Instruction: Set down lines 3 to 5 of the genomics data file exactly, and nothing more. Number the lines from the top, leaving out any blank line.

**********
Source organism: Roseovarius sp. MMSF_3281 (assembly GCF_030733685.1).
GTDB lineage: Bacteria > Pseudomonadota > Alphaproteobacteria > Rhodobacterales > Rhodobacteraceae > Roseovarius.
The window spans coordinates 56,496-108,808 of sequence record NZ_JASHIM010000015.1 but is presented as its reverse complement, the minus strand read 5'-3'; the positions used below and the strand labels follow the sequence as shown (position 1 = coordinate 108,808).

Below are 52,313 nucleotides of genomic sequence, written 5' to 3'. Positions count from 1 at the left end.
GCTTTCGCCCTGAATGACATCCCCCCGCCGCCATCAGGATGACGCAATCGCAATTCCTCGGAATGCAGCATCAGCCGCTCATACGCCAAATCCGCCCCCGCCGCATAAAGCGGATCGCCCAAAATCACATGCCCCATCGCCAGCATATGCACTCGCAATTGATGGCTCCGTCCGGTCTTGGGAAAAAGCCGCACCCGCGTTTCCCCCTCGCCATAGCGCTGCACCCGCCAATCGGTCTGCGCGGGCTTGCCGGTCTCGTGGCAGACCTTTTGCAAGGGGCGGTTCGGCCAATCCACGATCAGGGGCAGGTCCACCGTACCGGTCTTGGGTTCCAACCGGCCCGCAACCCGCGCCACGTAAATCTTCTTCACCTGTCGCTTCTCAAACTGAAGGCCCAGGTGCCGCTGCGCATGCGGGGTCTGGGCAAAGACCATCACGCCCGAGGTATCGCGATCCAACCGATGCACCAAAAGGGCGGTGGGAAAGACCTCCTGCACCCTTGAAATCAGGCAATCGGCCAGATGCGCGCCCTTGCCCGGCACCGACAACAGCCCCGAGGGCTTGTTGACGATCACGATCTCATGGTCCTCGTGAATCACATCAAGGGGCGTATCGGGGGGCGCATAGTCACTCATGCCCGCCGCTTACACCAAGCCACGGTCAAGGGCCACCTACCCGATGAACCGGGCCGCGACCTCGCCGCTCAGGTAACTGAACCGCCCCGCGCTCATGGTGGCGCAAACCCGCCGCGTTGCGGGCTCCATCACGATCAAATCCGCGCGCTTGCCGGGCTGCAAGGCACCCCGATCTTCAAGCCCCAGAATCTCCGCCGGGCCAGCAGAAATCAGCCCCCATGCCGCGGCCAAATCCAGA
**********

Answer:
The window spans coordinates 56,496-108,808 of sequence record NZ_JASHIM010000015.1 but is presented as its reverse complement, the minus strand read 5'-3'; the positions used below and the strand labels follow the sequence as shown (position 1 = coordinate 108,808).

Below are 52,313 nucleotides of genomic sequence, written 5' to 3'. Positions count from 1 at the left end.
GCTTTCGCCCTGAATGACATCCCCCCGCCGCCATCAGGATGACGCAATCGCAATTCCTCGGAATGCAGCATCAGCCGCTCATACGCCAAATCCGCCCCCGCCGCATAAAGCGGATCGCCCAAAATCACATGCCCCATCGCCAGCATATGCACTCGCAATTGATGGCTCCGTCCGGTCTTGGGAAAAAGCCGCACCCGCGTTTCCCCCTCGCCATAGCGCTGCACCCGCCAATCGGTCTGCGCGGGCTTGCCGGTCTCGTGGCAGACCTTTTGCAAGGGGCGGTTCGGCCAATCCACGATCAGGGGCAGGTCCACCGTACCGGTCTTGGGTTCCAACCGGCCCGCAACCCGCGCCACGTAAATCTTCTTCACCTGTCGCTTCTCAAACTGAAGGCCCAGGTGCCGCTGCGCATGCGGGGTCTGGGCAAAGACCATCACGCCCGAGGTATCGCGATCCAACCGATGCACCAAAAGGGCGGTGGGAAAGACCTCCTGCACCCTTGAAATCAGGCAATCGGCCAGATGCGCGCCCTTGCCCGGCACCGACAACAGCCCCGAGGGCTTGTTGACGATCACGATCTCATGGTCCTCGTGAATCACATCAAGGGGCGTATCGGGGGGCGCATAGTCACTCATGCCCGCCGCTTACACCAAGCCACGGTCAAGGGCCACCTACCCGATGAACCGGGCCGCGACCTCGCCGCTCAGGTAACTGAACCGCCCCGCGCTCATGGTGGCGCAAACCCGCCGCGTTGCGGGCTCCATCACGATCAAATCCGCGCGCTTGCCGGGCTGCAAGGCACCCCGATCTTCAAGCCCCAGAATCTCCGCCGGGCCAGCAGAAATCAGCCCCCATGCCGCGGCCAAATCCAGA